What is an MOT?
An MOT (Ministry of Transport test) is an annual safety check that ensures your vehicle meets the minimum road safety standards, including regulated exhaust emissions levels put in place by the Driver and Vehicle Standards Agency.
During this test, important components of your vehicle will be checked to ensure that they meet the legal standards and that your vehicle is safe to drive. In May 2018, new MOT rules mean any defects will be categorised as either dangerous, major or minor.
If your car passes its MOT, it may still have minor faults (which should be fixed as soon as possible to prevent it getting worse). It could also be passed with advisories, which means you should keep an eye on the issue and repair it if it gets worse.
Does my car need an MOT?
If your car is more than three years old, you are legally obliged to have an MOT. If you struggle to remember when your MOT is due, you can sign up for government reminders by text message or email. Without a valid MOT, your car is not considered roadworthy; you won’t be able to renew your vehicle tax or insurance, and in short, you won’t be able to drive your car.
What work is carried out in an MOT?
Whilst the MOT does not cover the condition of the engine, clutch or gearbox, it does look at other key components of your car, so you need to keep on top of your car’s maintenance in order to pass.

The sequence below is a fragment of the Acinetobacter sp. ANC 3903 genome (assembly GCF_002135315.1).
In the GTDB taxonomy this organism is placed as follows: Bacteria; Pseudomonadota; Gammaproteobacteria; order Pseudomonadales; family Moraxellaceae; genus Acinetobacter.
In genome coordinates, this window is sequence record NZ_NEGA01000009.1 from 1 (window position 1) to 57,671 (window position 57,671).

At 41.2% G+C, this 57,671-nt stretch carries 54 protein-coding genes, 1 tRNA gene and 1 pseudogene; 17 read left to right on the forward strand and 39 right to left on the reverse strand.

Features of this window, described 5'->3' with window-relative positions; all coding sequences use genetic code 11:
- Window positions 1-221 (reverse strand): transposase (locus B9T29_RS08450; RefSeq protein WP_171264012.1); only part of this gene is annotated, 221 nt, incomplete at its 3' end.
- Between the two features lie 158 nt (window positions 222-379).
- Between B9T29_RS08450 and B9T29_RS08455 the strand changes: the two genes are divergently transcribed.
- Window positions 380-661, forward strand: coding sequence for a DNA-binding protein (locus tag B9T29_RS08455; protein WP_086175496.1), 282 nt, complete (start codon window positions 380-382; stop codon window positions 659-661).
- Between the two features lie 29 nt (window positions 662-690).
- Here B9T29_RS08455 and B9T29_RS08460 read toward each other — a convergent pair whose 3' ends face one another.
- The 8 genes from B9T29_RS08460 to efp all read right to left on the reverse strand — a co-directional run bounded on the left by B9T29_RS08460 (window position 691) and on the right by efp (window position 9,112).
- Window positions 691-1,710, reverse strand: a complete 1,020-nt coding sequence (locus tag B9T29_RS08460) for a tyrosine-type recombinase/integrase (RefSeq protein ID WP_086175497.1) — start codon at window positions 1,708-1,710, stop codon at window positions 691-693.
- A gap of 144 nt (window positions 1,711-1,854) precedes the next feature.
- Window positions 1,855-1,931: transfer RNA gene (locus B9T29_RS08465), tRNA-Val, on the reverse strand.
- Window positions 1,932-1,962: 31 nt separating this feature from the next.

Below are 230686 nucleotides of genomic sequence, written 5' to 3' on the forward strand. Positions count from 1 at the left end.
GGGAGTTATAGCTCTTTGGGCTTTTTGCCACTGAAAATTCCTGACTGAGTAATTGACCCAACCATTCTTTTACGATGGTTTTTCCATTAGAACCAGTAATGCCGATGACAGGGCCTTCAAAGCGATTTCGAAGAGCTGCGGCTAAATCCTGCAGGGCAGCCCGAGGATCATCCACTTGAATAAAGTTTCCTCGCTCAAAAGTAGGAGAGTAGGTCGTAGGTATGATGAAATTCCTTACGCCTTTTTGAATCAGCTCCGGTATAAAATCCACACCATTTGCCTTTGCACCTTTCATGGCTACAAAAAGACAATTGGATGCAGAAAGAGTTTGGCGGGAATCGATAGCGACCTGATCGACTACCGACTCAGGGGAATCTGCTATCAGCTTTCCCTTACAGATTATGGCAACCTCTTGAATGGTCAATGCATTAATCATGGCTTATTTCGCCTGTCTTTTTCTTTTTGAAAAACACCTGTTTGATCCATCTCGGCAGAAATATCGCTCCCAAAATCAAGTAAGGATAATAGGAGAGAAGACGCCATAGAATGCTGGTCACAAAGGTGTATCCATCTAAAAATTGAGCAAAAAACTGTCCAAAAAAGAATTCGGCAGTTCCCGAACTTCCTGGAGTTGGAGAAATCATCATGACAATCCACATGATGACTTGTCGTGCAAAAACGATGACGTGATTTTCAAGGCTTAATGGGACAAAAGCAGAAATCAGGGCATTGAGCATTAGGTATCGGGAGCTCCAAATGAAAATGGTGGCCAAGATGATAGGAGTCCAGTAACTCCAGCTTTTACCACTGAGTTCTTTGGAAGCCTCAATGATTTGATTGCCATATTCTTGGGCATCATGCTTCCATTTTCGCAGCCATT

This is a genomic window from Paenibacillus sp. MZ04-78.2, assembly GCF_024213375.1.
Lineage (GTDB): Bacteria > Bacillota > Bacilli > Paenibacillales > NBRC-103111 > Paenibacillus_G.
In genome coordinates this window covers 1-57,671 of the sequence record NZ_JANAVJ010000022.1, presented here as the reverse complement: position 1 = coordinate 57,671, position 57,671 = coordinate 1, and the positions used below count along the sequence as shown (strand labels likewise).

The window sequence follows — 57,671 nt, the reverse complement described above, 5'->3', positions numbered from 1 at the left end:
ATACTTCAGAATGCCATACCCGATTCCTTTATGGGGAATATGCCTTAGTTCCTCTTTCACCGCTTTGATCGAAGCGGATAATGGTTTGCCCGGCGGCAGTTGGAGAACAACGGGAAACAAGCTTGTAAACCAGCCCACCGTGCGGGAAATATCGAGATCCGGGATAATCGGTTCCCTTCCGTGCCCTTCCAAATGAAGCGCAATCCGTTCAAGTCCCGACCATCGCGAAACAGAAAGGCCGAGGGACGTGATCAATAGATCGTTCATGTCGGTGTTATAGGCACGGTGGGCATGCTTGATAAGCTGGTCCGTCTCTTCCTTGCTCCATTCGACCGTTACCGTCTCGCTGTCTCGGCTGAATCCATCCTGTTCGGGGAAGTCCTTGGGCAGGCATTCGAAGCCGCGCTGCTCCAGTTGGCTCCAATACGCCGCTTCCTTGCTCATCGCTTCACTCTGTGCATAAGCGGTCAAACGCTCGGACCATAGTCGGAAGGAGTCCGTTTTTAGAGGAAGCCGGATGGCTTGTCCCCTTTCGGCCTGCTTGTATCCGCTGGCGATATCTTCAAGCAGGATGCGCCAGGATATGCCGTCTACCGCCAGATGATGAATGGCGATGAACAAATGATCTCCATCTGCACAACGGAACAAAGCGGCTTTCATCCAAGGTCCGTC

The MOT tester will look at the body of the car, the vehicle structure and general condition of the car, ensuring that it’s free from excessive damage in any particular areas. They’ll also look at tow bars, fuel/exhaust systems, seatbelts, seats, doors, mirrors, load security, brakes, tyres/wheels, lights, the bonnet, the windscreen, wipers/washers, the horn, steering/suspension and electrical components.
It sounds like a lot, and may seem almost impossible to pass: just how do you make sure that all those things are working correctly day after day?
The truth is, there will be elements of your car that you won’t be able to check yourself; however, there are parts that you can inspect and you should make sure that they are in good condition and full working order before going in for your MOT, otherwise you could fail on something minor and relatively simple to solve.
If your car passes its MOT, it may still have minor faults (which should be fixed as soon as possible to prevent it getting worse). It could also be passed with advisories, which means you should keep an eye on the issue and repair it if it gets worse